Wyong Shire is located on the Central Coast of New South Wales, between 60 and 90 kilometres north of the Sydney GPO. Settlement of the area dates from the 1890s. Population was minimal until the 1990s. Rapid growth has taken place since the early 1990s, with the population increasing nearly ten-fold between 1991 and 2011, a result of large numbers of new dwellings being added to the area.
Wyong Shire has more than 300 kilometres of pedestrian and cycling paths, more than 50 kilometres of on-road bicycle lanes.
The Northern Lakes precinct of the Central Coast is a water and nature lover’s haven. Renowned for its crystal lakes and sandy beaches, this year round destination is for travellers who want to get away from it all and those who do will be destined to reconnect with nature.
For more information go to visitcentralcoast.com.au
Wingham (The Friendly Town) is a town in the Mid North Coast region of New South Wales, in the City of Greater Taree 335 kilometres north of Sydney. According to the 2011 census, Wingham had a population of 4,518.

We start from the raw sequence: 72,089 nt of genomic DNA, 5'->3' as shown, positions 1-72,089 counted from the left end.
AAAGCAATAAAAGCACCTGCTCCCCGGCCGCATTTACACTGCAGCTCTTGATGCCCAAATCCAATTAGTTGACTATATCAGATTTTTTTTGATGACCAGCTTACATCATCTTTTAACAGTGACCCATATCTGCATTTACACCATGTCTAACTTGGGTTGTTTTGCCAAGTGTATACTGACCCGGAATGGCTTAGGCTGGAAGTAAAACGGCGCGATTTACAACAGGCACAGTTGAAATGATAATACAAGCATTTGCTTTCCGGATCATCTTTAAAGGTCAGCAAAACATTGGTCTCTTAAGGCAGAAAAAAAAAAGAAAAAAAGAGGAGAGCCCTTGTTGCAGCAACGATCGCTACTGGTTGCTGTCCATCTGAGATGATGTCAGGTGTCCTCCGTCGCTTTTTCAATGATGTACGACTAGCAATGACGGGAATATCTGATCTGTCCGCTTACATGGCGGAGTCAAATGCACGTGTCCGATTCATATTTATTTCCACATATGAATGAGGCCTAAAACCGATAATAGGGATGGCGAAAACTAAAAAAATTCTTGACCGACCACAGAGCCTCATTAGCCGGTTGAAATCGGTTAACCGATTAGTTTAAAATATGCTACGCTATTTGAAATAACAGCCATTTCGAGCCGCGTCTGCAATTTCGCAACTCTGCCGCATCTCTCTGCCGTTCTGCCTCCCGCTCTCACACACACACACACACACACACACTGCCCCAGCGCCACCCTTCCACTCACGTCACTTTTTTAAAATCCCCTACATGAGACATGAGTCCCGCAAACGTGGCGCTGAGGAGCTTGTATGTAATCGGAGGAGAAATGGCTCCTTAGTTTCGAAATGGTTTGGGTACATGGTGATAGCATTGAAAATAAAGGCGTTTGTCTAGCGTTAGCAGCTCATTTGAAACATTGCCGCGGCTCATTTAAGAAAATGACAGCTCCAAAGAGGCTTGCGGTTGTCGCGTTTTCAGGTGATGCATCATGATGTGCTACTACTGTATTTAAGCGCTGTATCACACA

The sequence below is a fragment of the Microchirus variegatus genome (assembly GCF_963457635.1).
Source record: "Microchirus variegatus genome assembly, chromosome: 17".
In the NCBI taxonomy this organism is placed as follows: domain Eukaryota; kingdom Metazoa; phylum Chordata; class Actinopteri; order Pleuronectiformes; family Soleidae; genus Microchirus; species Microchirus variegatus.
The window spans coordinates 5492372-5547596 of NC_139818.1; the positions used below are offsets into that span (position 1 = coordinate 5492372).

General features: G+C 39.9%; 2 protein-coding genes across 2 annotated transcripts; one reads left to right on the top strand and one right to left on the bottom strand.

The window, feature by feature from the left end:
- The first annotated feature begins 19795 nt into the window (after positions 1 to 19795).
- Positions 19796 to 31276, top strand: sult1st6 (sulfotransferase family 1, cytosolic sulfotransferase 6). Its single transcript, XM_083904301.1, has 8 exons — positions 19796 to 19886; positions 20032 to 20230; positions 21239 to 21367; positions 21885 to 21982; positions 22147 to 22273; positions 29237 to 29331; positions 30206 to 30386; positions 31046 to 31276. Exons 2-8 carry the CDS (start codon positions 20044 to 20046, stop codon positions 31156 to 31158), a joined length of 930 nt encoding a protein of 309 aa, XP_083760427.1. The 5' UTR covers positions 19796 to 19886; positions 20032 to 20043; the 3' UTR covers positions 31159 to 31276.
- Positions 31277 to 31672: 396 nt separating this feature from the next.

Wingham is a charming ‘old world’ town only fifteen minutes from Taree, and boasts some truly beautiful National Trust listed federation buildings, which you can enjoy whilst browsing through some of the specialty shops in the town’s central business district.
Some of Wingham’s historic buildings are the Wingham Brush Public School, Old School of Arts building, the Old Court House, Police Station, National Bank, the Australian Hotel, Commercial Bank, the Catholic Presbytery, St. Joseph’s Catholic School and Our Lady of Perpetual Succour Catholic Church.
Explore Wingham Brush, which is one of the last surviving areas of subtropical flood-plain rainforest in NSW. with a wide variety of native animals and birds, which is located adjacent to the Manning River. Wingham Brush has a picnic area, a boat launch, and swimming areas.